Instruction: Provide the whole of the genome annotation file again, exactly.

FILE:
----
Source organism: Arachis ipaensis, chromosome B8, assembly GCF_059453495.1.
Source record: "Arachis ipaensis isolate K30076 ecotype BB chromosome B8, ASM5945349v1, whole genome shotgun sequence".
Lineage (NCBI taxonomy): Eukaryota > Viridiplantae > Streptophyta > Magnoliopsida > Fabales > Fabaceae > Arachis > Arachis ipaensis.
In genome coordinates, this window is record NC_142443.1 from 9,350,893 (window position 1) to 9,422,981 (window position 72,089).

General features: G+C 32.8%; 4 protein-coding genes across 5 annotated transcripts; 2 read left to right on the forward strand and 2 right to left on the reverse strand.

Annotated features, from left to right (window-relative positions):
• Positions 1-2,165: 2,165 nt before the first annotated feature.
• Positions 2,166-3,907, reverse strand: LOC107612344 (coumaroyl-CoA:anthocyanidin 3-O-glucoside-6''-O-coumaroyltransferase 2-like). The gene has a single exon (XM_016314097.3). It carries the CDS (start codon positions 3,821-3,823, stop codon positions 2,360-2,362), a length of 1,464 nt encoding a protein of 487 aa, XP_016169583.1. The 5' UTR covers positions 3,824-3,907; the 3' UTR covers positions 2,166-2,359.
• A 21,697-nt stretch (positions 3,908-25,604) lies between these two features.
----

Source organism: Arachis ipaensis, chromosome B8, assembly GCF_059453495.1.
Source record: "Arachis ipaensis isolate K30076 ecotype BB chromosome B8, ASM5945349v1, whole genome shotgun sequence".
Lineage (NCBI taxonomy): Eukaryota > Viridiplantae > Streptophyta > Magnoliopsida > Fabales > Fabaceae > Arachis > Arachis ipaensis.
In genome coordinates, this window is record NC_142443.1 from 9,350,893 (window position 1) to 9,422,981 (window position 72,089).

General features: G+C 32.8%; 4 protein-coding genes across 5 annotated transcripts; 2 read left to right on the forward strand and 2 right to left on the reverse strand.

Annotated features, from left to right (window-relative positions):
• Positions 1-2,165: 2,165 nt before the first annotated feature.
• Positions 2,166-3,907, reverse strand: LOC107612344 (coumaroyl-CoA:anthocyanidin 3-O-glucoside-6''-O-coumaroyltransferase 2-like). The gene has a single exon (XM_016314097.3). It carries the CDS (start codon positions 3,821-3,823, stop codon positions 2,360-2,362), a length of 1,464 nt encoding a protein of 487 aa, XP_016169583.1. The 5' UTR covers positions 3,824-3,907; the 3' UTR covers positions 2,166-2,359.
• A 21,697-nt stretch (positions 3,908-25,604) lies between these two features.